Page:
Actually I love the arts and crafts when I was in my secondary school days in 1970s and my class was 'Art' and 'Social Biology' class after completed 'Technical' class in Sec 1 & 2. I used to draw and paint the objects that placed on the table to determine what colour and tone, just feel the imagination of the living objects to look original and alive. Well, it's been 35 years since I drew and painted the objects in school and I still remember the stroke of paint and drawing.
I missed the guided tours on several occasions due to my busy schedule and overseas trips. When I browsed the site and found that there was guided tours at Gillman Barracks on 'Art & History' and I was thrilled and booked it. My hubby and I joined the tour and he was eager to see the old Gillman Barracks which he heard and knew about this long time ago and he told me that the place was once British military camps back then.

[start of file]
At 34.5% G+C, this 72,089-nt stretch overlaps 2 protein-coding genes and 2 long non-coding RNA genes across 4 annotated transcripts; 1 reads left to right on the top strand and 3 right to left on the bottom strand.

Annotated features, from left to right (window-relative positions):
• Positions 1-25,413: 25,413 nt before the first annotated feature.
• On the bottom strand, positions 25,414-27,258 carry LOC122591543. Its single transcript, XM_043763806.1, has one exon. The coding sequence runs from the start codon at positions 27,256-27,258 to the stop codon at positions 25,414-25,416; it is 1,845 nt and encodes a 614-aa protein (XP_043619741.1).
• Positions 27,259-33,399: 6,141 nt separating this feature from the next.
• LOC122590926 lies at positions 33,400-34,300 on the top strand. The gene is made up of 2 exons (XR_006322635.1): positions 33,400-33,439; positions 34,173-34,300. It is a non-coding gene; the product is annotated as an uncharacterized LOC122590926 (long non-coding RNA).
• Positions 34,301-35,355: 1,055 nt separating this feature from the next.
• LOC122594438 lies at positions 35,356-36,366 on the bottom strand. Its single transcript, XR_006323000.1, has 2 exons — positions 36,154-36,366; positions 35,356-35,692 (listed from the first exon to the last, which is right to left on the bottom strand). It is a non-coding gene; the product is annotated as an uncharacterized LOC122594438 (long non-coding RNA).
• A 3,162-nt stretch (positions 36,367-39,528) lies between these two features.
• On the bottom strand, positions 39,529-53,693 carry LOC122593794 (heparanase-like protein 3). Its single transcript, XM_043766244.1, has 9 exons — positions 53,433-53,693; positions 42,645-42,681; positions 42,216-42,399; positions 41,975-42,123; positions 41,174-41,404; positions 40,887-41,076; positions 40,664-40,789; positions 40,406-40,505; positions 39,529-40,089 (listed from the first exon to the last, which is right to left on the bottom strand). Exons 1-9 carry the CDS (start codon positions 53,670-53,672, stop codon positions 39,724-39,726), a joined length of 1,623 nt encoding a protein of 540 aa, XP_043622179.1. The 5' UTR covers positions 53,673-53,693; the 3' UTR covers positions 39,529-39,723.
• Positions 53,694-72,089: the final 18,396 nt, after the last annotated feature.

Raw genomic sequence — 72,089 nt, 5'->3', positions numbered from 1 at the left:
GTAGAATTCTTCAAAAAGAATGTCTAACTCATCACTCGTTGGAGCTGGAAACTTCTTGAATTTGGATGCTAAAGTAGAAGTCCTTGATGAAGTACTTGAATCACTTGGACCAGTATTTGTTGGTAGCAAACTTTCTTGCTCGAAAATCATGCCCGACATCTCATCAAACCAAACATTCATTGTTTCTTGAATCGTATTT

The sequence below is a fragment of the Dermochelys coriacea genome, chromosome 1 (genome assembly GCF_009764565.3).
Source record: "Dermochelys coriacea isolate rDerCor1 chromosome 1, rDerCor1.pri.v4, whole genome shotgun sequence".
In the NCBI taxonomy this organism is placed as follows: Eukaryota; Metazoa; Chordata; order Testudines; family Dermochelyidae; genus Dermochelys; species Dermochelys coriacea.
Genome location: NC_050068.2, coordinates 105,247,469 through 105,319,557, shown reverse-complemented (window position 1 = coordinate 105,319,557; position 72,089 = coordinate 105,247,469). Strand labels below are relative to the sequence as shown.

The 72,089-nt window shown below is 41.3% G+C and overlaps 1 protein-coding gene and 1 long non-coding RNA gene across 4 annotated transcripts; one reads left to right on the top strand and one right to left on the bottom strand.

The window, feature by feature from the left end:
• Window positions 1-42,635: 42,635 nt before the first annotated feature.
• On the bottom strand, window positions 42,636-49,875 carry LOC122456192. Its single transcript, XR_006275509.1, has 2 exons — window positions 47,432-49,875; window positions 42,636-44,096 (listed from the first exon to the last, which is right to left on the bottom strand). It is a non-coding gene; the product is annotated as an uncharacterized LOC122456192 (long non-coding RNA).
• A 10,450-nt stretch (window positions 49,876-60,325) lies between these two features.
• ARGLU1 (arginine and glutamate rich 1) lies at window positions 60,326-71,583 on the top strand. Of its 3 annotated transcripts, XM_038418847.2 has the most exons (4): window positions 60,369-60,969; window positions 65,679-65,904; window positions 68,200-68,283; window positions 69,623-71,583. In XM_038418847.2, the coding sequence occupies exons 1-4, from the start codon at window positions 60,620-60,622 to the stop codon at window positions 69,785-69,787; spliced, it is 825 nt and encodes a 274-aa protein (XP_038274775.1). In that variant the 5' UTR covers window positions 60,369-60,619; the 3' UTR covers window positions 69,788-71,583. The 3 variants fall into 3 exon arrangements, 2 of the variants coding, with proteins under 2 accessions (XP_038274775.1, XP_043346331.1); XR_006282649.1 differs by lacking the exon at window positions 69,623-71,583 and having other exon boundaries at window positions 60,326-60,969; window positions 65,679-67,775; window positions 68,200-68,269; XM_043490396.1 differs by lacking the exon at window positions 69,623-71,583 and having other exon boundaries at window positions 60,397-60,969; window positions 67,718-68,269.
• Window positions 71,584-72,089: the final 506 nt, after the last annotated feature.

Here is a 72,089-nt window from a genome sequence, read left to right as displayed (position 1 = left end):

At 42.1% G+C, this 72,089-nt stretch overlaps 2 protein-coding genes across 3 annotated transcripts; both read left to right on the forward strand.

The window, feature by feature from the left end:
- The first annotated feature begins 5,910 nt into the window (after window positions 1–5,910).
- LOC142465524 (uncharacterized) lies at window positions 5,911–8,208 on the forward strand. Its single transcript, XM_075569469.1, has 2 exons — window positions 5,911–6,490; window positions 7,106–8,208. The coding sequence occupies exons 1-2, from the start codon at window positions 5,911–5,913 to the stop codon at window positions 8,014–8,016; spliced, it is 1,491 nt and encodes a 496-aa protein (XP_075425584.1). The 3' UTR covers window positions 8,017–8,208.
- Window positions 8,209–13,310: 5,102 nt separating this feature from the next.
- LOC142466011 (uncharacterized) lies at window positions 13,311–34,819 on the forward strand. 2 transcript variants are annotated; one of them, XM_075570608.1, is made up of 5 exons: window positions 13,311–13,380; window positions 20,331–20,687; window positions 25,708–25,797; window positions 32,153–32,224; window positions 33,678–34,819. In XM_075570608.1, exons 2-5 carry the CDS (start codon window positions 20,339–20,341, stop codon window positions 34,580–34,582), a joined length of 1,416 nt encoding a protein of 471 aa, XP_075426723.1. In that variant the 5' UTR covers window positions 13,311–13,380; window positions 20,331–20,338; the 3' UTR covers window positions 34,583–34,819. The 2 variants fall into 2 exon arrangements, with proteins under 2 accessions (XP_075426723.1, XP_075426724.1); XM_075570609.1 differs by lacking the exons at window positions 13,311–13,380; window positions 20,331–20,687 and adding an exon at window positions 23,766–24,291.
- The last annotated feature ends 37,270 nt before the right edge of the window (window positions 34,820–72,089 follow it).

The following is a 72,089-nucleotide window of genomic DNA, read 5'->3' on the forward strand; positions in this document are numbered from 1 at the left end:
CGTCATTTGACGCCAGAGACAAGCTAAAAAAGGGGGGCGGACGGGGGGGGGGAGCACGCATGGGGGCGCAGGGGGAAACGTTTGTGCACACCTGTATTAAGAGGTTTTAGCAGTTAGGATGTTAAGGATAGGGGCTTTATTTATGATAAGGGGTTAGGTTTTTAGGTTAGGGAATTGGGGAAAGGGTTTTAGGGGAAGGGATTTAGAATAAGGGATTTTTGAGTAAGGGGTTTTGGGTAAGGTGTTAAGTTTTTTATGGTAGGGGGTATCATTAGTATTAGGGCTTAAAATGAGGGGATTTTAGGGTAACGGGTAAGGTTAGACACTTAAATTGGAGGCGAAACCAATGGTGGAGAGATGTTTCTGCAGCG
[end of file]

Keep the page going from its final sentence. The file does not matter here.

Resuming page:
Blk 9 Lock Road, Gillman Barracks
So we went there earlier to look around before the start of the tour, actually the place is accessible for visitors. We are supposed to meet the guide at Blk 9 Lock Road at the entrance where the staircase leading up to the 'Artwork' displays. It is now home to 15 international galleries that are housed in conserved colonial barracks.
There are two types of tours - The Art & History Tour is for all art enthusiasts looking for a unique encounter with art and a dose of the Barracks' history. For history buffs like me, a dedicated History & Heritage Tour focuses on the Barracks' evolution from a British military barracks in the 1936 to today's contemporary art enclave of Singapore. The Art & History Tour runs weekly while the History & Heritage Tour was launched on Saturday 2nd May 2015, in conjunction with Singapore HeritageFest 2015 and now it runs monthly.
Trained Guide from Friends of the Museum (FOM)